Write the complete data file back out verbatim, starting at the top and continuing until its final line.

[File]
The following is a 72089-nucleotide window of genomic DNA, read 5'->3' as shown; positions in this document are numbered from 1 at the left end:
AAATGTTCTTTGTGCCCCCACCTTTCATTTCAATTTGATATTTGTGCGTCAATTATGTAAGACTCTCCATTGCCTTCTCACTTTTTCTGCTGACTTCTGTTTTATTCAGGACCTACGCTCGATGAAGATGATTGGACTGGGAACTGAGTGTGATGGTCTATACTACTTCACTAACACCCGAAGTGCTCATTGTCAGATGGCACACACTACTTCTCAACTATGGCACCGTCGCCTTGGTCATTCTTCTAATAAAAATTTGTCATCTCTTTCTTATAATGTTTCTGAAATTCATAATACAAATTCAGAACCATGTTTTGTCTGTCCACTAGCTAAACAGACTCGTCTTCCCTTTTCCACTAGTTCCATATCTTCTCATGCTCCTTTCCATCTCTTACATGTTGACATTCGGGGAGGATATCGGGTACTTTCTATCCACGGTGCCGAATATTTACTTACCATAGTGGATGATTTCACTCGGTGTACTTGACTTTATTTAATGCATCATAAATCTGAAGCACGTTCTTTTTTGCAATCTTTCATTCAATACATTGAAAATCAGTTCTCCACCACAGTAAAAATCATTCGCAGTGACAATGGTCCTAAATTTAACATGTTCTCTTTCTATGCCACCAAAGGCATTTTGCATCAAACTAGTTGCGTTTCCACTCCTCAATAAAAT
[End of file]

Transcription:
The following is a 72089-nucleotide window of genomic DNA, read 5'->3' as shown; positions in this document are numbered from 1 at the left end:
AAATGTTCTTTGTGCCCCCACCTTTCATTTCAATTTGATATTTGTGCGTCAATTATGTAAGACTCTCCATTGCCTTCTCACTTTTTCTGCTGACTTCTGTTTTATTCAGGACCTACGCTCGATGAAGATGATTGGACTGGGAACTGAGTGTGATGGTCTATACTACTTCACTAACACCCGAAGTGCTCATTGTCAGATGGCACACACTACTTCTCAACTATGGCACCGTCGCCTTGGTCATTCTTCTAATAAAAATTTGTCATCTCTTTCTTATAATGTTTCTGAAATTCATAATACAAATTCAGAACCATGTTTTGTCTGTCCACTAGCTAAACAGACTCGTCTTCCCTTTTCCACTAGTTCCATATCTTCTCATGCTCCTTTCCATCTCTTACATGTTGACATTCGGGGAGGATATCGGGTACTTTCTATCCACGGTGCCGAATATTTACTTACCATAGTGGATGATTTCACTCGGTGTACTTGACTTTATTTAATGCATCATAAATCTGAAGCACGTTCTTTTTTGCAATCTTTCATTCAATACATTGAAAATCAGTTCTCCACCACAGTAAAAATCATTCGCAGTGACAATGGTCCTAAATTTAACATGTTCTCTTTCTATGCCACCAAAGGCATTTTGCATCAAACTAGTTGCGTTTCCACTCCTCAATAAAAT